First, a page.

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Offseason Rewards

Posted Aug 3, 2010

Jarvis Moss refocused on football this offseason, earning praise from his coaches and teammates. Now the linebacker hopes to parlay his improvement into a bigger onfield impact.


ENGLEWOOD, Colo. -- Jarvis Moss earned one of 10 front row spots in the players' parking lot at the Broncos' Dove Valley facility for being named one of the team's offseason champions.

For now, the prime parking space remains the major reward for his months of running, lifting and hard work since the close of last season.

But if Moss can continue that momentum as the 2010 season nears, he hopes he's just begun to reap the benefits.

Three days into training camp, the 6-foot-7, 257-pound linebacker continues to impress coaches and teammates with his transformation. Buoyed by a new attitude, Moss is poised to parlay his re-dedication to the sport into an increased impact on the team that drafted him with the 17th overall pick in the 2007 NFL Draft.

"I want to go ahead and start a legacy for myself and just live up to what people are expecting me to be," Moss said Monday. "I know what I am capable of and I know what I expect to be."

After three seasons in which he played a total of 25 games and recorded just 39 tackles, Moss understood some changes were in order before his fourth campaign. Looking back, it's easy for Moss to realize his approach needed adjusting all along.

For Moss, who turns 26 today, that meant prioritizing his life, focusing on football and working toward the form that made him a star at Florida.

The result of a tireless offseason has been the addition of a few pounds of muscle to his long frame and a renewed sense of purpose on the field.

"I just had to sit down and take a deep look at myself," Moss said, "and realize that I am a football player and this is what I love to do."

Many around Dove Valley have taken notice.

During June minicamp, Moss earned reps with the first-unit defense. In his second year as an outside linebacker in the Broncos' 3-4 scheme, he's shown flashes of the burst and playmaking that first impressed the Broncos during Florida's run to the 2007 NCAA National Championship.

That success has many wondering how a resurgent Moss could boost an already talented linebacking corps.

"He’s doing a lot of the little things right that takes some time to learn," Head Coach Josh McDaniels said, "so we are excited about what we’ve got with Jarvis this year."

That's a sentiment Moss can embrace. While some want to discuss his last three seasons, Moss remains focused on the present and future.

Regardless of the role the linebacker ultimately plays this season, teammates have said they are excited about Moss' new attitude.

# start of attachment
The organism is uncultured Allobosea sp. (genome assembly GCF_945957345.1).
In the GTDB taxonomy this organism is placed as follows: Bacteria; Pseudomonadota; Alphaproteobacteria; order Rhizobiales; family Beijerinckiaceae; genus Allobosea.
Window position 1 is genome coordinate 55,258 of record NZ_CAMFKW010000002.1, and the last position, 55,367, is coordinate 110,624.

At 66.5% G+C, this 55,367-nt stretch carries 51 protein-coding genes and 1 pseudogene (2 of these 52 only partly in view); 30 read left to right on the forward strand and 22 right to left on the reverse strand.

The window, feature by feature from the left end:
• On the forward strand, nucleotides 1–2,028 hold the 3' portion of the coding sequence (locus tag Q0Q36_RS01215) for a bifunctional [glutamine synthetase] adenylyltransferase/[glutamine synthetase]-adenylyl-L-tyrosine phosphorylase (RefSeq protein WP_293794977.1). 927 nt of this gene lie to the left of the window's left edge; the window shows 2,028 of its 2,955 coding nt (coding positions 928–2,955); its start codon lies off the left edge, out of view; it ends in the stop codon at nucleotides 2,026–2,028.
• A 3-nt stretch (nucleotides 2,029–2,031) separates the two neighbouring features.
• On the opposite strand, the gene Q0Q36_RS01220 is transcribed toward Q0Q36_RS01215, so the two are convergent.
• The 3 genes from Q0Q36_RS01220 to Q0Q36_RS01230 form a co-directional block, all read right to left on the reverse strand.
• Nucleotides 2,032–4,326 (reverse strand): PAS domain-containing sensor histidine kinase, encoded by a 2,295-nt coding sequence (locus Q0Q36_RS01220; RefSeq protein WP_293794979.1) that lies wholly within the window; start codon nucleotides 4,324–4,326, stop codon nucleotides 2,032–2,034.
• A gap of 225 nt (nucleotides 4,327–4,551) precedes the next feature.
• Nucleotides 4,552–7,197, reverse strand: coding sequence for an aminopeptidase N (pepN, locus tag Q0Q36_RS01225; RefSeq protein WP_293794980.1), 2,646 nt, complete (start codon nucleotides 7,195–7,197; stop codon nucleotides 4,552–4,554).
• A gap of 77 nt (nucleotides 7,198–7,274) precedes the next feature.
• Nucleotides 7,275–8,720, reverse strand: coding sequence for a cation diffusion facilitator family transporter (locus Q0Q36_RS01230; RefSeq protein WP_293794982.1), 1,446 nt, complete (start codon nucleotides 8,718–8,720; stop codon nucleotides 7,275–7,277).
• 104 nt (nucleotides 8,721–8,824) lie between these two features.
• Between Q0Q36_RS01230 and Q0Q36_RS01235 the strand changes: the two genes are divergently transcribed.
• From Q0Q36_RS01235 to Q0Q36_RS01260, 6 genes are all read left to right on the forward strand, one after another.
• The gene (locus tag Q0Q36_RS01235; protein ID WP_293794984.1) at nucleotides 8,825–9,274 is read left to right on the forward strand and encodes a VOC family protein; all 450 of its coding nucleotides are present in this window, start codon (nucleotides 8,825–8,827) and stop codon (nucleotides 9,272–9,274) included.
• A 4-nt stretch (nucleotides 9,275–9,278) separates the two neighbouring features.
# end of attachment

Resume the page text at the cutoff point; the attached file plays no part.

In that way, the offseason champion vote and new parking spot just completed the transformation.

"What I see of Jarvis today is a guy who is dialed-in -- dedicated," Brian Dawkins said Tuesday. "He's pushing himself and asking questions left and right in the meeting room to make sure he's where he needs to be for our defense."

BACKING BAKER

As April's NFL Draft wound down, Toney Baker started doing his homework.

Several teams were interested in signing the former N.C. State running back if he wasn't selected. As his phone continued to ring, Baker weighed his options.

The 24-year-old admits it wasn't an easy choice. In the end, the best opportunity to play -- and a bit of nostalgia for the Broncos' run of success in the late 1990s -- won out.

"I didn’t see any power backs on the roster," Baker said of his reasons for accepting an invitation to compete in the Mile High City, "and I just thought that it would be a great place to play."

Baker's chances to impress have increased in recent days with injuries to Knowshon Moreno and Correll Buckhalter. He's had a chance to share reps with Kolby Smith, Lance Ball and Bruce Hall -- all of whom have joined the squad since November.

McDaniels said because of their common lack of experience in the system, he's looking at all four running backs as rookies. That amounts to a running back crash course that will be valuable to whichever backs ultimately make the 53-man roster.

"The good thing is they are getting a lot of reps and I think with every rep, hopefully, they are learning something and then we can get better each practice," McDaniels said.

Baker knows something about injuries. He missed nearly two full seasons in his Wolfpack career with a right knee injury before a healthy senior season.

While Baker empathizes with his teammates, the 5-foot-10, 225-pound bruiser hopes to carve out his niche by taking advantage of any extra reps that come his way.

"(I'm) just taking it as an opportunity to get better each and every day," Baker said. "We’re praying for (Buckhalter and Moreno) to come back soon, very soon, but we’ve just got to keep on trying to get better each day."

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